August 06, 2012
This final week has been very busy as the students and teachers were all preparing for the teenage pregnancy presentation and gallery show of the photographs and writing. School has vacated for the rest of the summer, so some of the students couldn’t come to class because they had to farm with their parents.
For the students that remained, we completed writing the Best Part of My School and writing penpal letters to my students in the US. For the photography lessons, we worked on taking candid shots instead of posing all the time and on self-portraits. Mr. Seidu, Henrietta and I took one of the photography students with us to take photographs and write about the Jukwa Clinic. While we were there a woman had just given birth the previous day. She and her newborn had to share a room with a sick man and another sick boy. I was told that this is the norm at this clinic. There isn’t enough space so mothers often deliver babies in the same room as other patients who may have infectious diseases.
On Thursday, I went with Henrietta and Francis, a scholarship student from Tomorrow’s Stars, to Cape Coast to laminate the students’ work. It took over two hours to laminate 47 pieces of student work. First, the laminator didn’t work right so the clerk had to go and get a new laminator. Then they ran out of laminating paper so we had to wait again for the clerk to leave and return some time later with the new paper. So, after waiting for all of this to get done and trying to find a working ATM, we were late for our classes. We arrived at around 3:30 instead of 12:00. I was so surprised when I saw that most of the students were still there waiting for us! When we got to class the students told us that they prepared a skit about teenage pregnancy along with one of their teachers, Matthew. This skit was amazing! It was about a girl who was trying to fit in with the wrong group of peers by trying to dress inappropriately. She goes to a dance and leaves with a boy. A few months later she feels sick and her mother takes her to a nurse. This nurse confirms that she is pregnant, but the girl tells her mom that this nurse is lying. The mom takes her daughter to the boy that got her pregnant and he denies ever meeting her. At the end of the skit, the girl has been kicked out of her home, her friends have deserted her and she is living on the streets selling sachets of water.
Friday was our big presentation day and the launching of Sue’s Girls Club in Jukwa. We had many guest speakers, including a police officer from the Department of Violence Prevention, a nurse from the Jukwa Clinic, Pastor Chris from Peace Humanity International, and a medical student from the University of Kumasi. The students performed their skit, talked to the crowd about the causes and effects of teenage pregnancy and showed their posters that they made about how to control teenage pregnancy. We had a table with of the students’ work of the Best Part of Me and the Best Part of My House along with many photographs taken by the students. The day ended with snacks, fanta and some Azonto dancing. This presentation and the launching of Sue’s Girls Club was sponsored by Peace Humanity International through the donations from my wonderful friends and family.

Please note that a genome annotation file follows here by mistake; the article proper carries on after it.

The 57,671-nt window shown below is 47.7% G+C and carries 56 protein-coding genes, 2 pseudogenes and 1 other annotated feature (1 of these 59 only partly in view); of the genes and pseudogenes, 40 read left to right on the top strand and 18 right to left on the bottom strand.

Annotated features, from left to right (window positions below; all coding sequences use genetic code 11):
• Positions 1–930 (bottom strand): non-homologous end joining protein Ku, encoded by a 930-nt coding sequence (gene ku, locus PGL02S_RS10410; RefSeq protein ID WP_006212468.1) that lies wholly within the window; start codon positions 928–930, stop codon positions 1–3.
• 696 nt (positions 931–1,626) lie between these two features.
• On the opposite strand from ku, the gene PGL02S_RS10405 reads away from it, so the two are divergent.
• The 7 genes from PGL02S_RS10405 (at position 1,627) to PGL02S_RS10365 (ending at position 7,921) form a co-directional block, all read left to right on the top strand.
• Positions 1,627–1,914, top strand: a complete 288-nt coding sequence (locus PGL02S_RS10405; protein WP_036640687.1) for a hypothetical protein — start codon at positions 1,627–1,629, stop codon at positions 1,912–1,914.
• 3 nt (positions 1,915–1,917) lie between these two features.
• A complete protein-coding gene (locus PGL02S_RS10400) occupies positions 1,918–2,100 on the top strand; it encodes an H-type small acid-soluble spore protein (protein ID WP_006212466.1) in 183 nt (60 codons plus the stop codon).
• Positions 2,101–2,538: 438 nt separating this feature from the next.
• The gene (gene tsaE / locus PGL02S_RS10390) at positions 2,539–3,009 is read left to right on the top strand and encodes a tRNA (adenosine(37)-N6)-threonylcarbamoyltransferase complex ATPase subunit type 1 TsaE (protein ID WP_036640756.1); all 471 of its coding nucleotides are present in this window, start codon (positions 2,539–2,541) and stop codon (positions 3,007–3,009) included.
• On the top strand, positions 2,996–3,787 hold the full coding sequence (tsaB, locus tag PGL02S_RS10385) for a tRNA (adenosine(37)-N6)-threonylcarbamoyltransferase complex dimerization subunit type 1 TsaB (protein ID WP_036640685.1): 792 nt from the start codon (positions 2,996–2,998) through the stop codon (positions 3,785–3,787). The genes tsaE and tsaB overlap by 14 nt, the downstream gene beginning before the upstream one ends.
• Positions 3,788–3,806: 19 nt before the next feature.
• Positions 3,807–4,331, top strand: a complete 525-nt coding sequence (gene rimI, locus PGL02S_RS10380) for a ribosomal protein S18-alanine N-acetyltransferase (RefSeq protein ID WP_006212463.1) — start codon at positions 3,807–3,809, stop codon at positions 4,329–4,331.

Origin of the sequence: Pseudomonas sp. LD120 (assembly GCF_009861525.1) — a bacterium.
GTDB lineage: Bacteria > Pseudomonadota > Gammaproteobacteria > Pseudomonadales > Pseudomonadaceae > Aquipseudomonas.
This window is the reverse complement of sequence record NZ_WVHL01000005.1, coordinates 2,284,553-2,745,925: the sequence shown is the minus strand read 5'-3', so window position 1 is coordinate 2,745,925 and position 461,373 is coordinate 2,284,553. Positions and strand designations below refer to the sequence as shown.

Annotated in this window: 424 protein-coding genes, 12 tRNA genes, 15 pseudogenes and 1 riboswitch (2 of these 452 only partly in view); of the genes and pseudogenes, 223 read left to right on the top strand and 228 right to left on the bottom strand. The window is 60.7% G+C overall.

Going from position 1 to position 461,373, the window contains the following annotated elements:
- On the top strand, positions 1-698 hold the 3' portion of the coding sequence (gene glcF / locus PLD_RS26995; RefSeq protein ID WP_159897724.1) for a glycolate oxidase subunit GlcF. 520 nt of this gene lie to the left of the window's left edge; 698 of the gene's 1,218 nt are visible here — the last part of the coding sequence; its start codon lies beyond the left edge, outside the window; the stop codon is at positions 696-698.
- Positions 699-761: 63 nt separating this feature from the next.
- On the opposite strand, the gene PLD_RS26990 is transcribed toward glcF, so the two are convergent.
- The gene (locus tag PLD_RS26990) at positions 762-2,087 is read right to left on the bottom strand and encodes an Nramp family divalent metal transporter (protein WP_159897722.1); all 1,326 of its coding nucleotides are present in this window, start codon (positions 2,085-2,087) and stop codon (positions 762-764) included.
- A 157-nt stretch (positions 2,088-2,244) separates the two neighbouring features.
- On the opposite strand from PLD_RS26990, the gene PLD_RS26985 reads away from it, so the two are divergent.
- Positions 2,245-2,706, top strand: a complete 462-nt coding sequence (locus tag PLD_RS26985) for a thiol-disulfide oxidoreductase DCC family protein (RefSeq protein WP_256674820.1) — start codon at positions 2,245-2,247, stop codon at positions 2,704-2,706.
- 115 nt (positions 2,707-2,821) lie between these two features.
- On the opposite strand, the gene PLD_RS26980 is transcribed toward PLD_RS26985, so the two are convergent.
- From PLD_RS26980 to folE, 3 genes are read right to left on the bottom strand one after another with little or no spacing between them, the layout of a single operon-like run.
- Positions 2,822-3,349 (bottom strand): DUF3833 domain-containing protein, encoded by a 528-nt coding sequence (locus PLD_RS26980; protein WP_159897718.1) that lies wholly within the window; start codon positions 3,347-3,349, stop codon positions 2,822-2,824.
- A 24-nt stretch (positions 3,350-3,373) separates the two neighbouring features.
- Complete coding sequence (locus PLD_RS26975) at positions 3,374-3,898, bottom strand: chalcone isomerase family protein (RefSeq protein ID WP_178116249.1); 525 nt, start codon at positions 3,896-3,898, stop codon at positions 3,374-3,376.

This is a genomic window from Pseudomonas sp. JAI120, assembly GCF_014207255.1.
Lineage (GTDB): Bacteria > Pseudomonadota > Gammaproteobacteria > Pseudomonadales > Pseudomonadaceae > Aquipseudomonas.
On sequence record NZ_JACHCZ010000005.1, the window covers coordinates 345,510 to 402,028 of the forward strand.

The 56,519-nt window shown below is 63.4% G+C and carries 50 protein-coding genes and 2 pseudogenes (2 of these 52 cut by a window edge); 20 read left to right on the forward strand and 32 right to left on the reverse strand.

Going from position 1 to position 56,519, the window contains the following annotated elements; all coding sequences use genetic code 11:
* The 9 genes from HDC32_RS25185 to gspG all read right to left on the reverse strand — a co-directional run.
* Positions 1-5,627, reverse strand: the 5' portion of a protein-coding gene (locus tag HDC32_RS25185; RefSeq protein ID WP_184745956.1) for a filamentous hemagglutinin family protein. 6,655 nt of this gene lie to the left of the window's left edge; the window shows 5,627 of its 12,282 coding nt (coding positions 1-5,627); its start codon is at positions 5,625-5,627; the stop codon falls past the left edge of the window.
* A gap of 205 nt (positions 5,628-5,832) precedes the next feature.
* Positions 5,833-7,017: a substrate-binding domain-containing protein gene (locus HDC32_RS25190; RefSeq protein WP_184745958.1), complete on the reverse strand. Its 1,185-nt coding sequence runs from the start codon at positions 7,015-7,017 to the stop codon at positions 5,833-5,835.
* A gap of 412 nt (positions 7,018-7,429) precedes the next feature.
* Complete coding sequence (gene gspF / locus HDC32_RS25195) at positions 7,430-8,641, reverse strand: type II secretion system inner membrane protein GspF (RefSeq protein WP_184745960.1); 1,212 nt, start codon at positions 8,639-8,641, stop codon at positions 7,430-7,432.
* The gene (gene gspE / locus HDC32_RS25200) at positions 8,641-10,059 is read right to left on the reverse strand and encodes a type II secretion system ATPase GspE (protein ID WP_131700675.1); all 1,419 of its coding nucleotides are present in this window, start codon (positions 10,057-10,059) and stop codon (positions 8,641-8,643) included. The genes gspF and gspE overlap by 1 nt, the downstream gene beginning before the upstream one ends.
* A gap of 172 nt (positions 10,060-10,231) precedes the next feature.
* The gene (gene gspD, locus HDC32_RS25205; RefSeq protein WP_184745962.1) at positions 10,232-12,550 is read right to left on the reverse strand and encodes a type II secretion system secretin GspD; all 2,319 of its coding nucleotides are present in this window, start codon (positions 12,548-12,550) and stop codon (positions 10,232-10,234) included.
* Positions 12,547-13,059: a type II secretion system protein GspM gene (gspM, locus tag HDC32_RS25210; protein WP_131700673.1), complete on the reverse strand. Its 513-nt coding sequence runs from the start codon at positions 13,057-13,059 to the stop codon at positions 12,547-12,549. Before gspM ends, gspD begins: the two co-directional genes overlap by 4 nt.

Gifty, the girl who was too shy to come into our classroom, came as soon as the presentation was over. We had to take her hand to the area with the snacks because she wouldn’t go by herself. As always, she walked me home, carrying my bags. I took some photos of her in my room and printed them out for her. Finally, I got to see her dazzling smile!
One of the most touching parts of the day was when a beautiful little girl with albinism came to me, held my hand and wouldn’t let go. She must have been thrilled to see another “Obruni” (white person). I found out that both of her parents had died. I haven’t cried this whole trip but suddenly tears rushed to my eyes as I wondered what the future held for her.
Saturday night I brought Henrietta to Elmina for the night for some much needed rest and relaxation. We finally had a chance to have a meaningful conversation about life since she is usually so busy at her own home. We went to Bantuma’s library where Rudolph got her a facebook and yahoo account. I taught her how to use a laptop and she was thrilled when we began watching Youtube together.
My last night at my homestay was so bittersweet. Aggie had a dress made for me and Mary, the grandmother, gave me one of her beautiful tops that I always admired. Henrietta made the best rice balls with soup. Everyone stayed in my room until I just couldn’t stay up any longer. In the morning, Prosper, Aggie’s son, asked me when I was coming back. I told him that I would try to come back next year. He kept asking me, “You mean Sunday?” He didn’t understand that I was really leaving. Even though I had to leave, I know that we will always be a part of each other’s lives.
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